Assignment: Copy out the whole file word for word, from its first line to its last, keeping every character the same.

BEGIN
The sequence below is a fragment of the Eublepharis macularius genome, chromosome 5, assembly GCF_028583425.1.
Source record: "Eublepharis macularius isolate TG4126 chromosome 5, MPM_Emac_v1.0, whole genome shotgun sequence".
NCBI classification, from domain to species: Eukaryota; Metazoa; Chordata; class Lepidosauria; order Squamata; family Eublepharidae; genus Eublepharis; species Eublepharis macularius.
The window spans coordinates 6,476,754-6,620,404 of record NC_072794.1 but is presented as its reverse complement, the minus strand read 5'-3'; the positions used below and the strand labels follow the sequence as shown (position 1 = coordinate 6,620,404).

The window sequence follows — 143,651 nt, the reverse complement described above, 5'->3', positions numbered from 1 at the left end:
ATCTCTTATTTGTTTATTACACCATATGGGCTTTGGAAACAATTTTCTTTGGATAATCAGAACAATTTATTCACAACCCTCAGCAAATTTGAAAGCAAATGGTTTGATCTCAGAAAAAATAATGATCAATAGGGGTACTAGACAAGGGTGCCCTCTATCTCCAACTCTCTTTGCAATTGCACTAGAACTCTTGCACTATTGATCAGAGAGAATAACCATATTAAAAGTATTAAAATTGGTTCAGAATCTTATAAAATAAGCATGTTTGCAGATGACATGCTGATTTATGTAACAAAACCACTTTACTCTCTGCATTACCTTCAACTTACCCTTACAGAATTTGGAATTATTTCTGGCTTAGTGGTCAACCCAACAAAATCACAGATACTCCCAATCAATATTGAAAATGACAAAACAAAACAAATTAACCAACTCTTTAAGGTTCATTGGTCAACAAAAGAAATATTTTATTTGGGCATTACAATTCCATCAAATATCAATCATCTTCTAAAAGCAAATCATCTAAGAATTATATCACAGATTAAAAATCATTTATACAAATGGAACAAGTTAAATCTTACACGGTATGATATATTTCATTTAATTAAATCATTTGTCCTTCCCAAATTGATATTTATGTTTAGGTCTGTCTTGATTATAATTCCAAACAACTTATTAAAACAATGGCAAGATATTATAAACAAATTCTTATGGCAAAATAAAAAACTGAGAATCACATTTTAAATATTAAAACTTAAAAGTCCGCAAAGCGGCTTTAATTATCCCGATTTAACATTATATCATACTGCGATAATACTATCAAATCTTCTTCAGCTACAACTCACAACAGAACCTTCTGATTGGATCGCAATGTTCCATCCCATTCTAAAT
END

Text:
The sequence below is a fragment of the Eublepharis macularius genome, chromosome 5, assembly GCF_028583425.1.
Source record: "Eublepharis macularius isolate TG4126 chromosome 5, MPM_Emac_v1.0, whole genome shotgun sequence".
NCBI classification, from domain to species: Eukaryota; Metazoa; Chordata; class Lepidosauria; order Squamata; family Eublepharidae; genus Eublepharis; species Eublepharis macularius.
The window spans coordinates 6,476,754-6,620,404 of record NC_072794.1 but is presented as its reverse complement, the minus strand read 5'-3'; the positions used below and the strand labels follow the sequence as shown (position 1 = coordinate 6,620,404).

The window sequence follows — 143,651 nt, the reverse complement described above, 5'->3', positions numbered from 1 at the left end:
ATCTCTTATTTGTTTATTACACCATATGGGCTTTGGAAACAATTTTCTTTGGATAATCAGAACAATTTATTCACAACCCTCAGCAAATTTGAAAGCAAATGGTTTGATCTCAGAAAAAATAATGATCAATAGGGGTACTAGACAAGGGTGCCCTCTATCTCCAACTCTCTTTGCAATTGCACTAGAACTCTTGCACTATTGATCAGAGAGAATAACCATATTAAAAGTATTAAAATTGGTTCAGAATCTTATAAAATAAGCATGTTTGCAGATGACATGCTGATTTATGTAACAAAACCACTTTACTCTCTGCATTACCTTCAACTTACCCTTACAGAATTTGGAATTATTTCTGGCTTAGTGGTCAACCCAACAAAATCACAGATACTCCCAATCAATATTGAAAATGACAAAACAAAACAAATTAACCAACTCTTTAAGGTTCATTGGTCAACAAAAGAAATATTTTATTTGGGCATTACAATTCCATCAAATATCAATCATCTTCTAAAAGCAAATCATCTAAGAATTATATCACAGATTAAAAATCATTTATACAAATGGAACAAGTTAAATCTTACACGGTATGATATATTTCATTTAATTAAATCATTTGTCCTTCCCAAATTGATATTTATGTTTAGGTCTGTCTTGATTATAATTCCAAACAACTTATTAAAACAATGGCAAGATATTATAAACAAATTCTTATGGCAAAATAAAAAACTGAGAATCACATTTTAAATATTAAAACTTAAAAGTCCGCAAAGCGGCTTTAATTATCCCGATTTAACATTATATCATACTGCGATAATACTATCAAATCTTCTTCAGCTACAACTCACAACAGAACCTTCTGATTGGATCGCAATGTTCCATCCCATTCTAAAT